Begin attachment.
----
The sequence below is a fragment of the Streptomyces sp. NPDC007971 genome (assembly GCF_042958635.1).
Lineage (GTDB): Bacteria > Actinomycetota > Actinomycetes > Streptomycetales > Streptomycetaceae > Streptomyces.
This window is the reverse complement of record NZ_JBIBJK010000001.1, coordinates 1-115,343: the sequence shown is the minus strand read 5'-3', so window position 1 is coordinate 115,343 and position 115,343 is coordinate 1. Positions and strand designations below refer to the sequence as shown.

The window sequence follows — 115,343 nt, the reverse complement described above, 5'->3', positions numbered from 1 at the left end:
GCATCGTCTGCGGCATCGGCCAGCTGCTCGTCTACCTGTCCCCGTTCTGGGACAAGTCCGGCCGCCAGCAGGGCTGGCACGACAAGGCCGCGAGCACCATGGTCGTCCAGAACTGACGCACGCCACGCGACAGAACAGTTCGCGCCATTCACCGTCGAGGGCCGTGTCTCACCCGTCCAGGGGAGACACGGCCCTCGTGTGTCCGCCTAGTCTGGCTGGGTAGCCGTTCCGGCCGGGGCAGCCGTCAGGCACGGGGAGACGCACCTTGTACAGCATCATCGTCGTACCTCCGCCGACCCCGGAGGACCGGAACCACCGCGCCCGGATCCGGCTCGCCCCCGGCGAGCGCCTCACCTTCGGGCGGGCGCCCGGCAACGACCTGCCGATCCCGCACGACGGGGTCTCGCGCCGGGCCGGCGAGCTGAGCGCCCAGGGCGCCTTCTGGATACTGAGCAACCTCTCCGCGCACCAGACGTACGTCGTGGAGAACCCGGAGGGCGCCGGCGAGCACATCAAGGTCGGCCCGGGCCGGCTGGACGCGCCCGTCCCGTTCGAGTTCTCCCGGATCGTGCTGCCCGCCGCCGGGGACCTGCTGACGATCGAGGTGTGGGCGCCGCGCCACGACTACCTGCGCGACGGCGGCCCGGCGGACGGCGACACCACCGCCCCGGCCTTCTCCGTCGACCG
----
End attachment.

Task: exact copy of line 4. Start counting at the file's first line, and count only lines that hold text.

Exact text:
The window sequence follows — 115,343 nt, the reverse complement described above, 5'->3', positions numbered from 1 at the left end: